“What I find fascinating is that (convenience stores) are becoming the low-cost food provider,” said Balzer.
He added that the move toward convenience store takeout is putting tremendous pressure on the fast-food industry, which is losing the battle for millennials, the largest generation since the baby boom of the 1950s, he said.
“The fast-food market is being squeezed from the top and the bottom,” said Balzer, adding that convenience stores have gained 3 percentage share points in the overall $1.5 trillion food market since 2006.
Convenience stores have continually evolved. A major milestone was the introduction of self-serve, pay-at-the-pump technology, which allowed consumers to gas up and go and reduced browsing inside.
More recently, grocery and drug store chains have upped the pressure by introducing gas pumps of their own to try to capture market share.
“The old lines that convenience stores only competed with each other are over,” said Mike Thornburgh, a spokesman for QuickTrip. “Everybody is cross-channeling.”
The pace, however, has accelerated in the past few years. Cars have become more fuel-efficient meaning fewer trips to fill up. Millennials have eschewed cars for public transportation. And revenue from cigarette sales — the fourth largest driver of in-store visits — has fallen because of a combination of high cigarette taxes and public education on the hazards of smoking.
‘I’m so hungry…’
“Fresh food sales in convenience stores is essentially a 30-year overnight success,” Lenard said. “It happened sometime between today and 1983 when Chevy Chase’s character in “National Lampoon’s Vacation” said, ‘I’m so hungry I could eat a sandwich from a gas station.’”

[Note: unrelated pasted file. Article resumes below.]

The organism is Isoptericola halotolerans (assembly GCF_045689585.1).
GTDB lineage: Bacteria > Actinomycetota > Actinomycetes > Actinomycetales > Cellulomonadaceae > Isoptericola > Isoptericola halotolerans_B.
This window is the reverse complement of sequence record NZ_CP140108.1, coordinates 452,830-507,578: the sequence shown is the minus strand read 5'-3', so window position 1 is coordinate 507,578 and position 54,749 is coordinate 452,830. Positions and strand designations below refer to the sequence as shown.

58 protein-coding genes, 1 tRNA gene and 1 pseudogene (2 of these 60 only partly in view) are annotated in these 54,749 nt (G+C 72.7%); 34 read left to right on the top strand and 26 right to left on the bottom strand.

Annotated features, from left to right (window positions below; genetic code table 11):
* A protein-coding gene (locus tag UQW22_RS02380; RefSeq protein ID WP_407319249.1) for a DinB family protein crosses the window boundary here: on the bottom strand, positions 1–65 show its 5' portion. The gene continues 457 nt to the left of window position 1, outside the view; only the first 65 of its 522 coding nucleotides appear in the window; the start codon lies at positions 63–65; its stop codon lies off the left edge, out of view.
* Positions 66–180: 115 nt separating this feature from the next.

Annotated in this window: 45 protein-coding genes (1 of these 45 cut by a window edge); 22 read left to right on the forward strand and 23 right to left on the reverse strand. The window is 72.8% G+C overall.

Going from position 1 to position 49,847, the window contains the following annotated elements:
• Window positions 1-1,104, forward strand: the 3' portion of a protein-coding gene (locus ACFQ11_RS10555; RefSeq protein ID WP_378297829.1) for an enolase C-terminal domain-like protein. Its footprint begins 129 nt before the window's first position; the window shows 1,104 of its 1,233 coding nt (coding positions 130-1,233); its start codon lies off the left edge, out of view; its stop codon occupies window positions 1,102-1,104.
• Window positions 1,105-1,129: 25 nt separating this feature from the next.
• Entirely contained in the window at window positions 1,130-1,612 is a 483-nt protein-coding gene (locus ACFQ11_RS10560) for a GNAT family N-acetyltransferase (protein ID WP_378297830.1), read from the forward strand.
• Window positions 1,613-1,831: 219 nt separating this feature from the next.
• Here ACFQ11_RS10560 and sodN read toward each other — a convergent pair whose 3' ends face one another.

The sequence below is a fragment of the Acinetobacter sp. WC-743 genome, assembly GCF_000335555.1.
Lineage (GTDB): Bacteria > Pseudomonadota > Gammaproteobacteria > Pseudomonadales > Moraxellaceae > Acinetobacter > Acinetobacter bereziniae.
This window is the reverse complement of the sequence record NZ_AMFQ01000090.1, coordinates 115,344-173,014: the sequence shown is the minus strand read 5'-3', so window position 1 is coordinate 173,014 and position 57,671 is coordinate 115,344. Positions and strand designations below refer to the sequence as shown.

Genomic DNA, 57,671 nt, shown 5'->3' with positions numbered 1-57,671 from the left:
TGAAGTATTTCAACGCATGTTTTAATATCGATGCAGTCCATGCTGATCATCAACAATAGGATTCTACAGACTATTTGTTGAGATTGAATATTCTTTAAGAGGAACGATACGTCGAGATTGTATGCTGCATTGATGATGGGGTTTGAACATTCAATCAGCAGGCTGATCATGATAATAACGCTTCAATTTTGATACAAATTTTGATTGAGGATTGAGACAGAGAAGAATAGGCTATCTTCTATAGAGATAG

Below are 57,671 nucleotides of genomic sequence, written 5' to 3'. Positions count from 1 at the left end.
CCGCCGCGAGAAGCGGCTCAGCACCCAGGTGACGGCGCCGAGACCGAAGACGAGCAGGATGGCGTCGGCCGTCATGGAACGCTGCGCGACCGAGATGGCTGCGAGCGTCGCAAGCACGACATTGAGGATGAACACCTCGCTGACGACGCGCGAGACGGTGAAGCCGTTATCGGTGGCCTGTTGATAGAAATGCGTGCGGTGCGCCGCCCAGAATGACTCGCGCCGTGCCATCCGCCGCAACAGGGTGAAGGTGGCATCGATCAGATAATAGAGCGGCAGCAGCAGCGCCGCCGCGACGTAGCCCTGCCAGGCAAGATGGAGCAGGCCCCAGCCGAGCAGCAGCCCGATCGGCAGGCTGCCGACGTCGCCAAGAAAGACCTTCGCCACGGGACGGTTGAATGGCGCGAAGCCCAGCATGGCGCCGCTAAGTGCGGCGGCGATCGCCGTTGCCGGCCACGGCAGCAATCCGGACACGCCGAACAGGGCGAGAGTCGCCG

Efraim Levy, an analyst with S&P Capital IQ, said the challenge for convenience stores is growing foot traffic when the central lure — purchasing gas — is no longer the driving force.
“What they have to try to do if there is no car is make themselves a destination,” he said. That requires balancing the right food at the right price.
RaceTrac is doing just that. The 81-year-old company, which has 79 stores in metro Atlanta, rolled out a new 6,000-square-foot store in 2012 that included indoor seating, walk-in coolers for beer and wine, boiled peanuts, and an expanded coffee, milkshake and fresh sandwiches and fruit cups offering. Its pastel-colored in-store “Swirl World” frozen yogurt station is a cornucopia of flavors and toppings, including Gummy Bears, blueberries, chocolate and kiwi.
Derian, the company’s executive chef, began testing his new made-to-order pizzas — which are limited initially to cheese, pepperoni and meat lovers varieties — at the chain’s location at Knox Bridge in Canton.
The chain is busiest in the mornings, said Billy Milam, RaceTrac’s president, who describes the company’s coffee line up as “crazy good.” But the expanded design of the new stores and the company’s previous store upgrade — which grew square footage to 5,000-square-feet — have lured a lunch crowd who eat at tables or counter bars.
RaceTrac CEO Allison Bolch Moran, granddaughter of Racetrac founder Carl Bolch Sr., said the industry is simply following consumer demand for more and better food choices.
“If you want customers to come in and spend some time, you have to make people’s lives and the experience more enjoyable,” she said.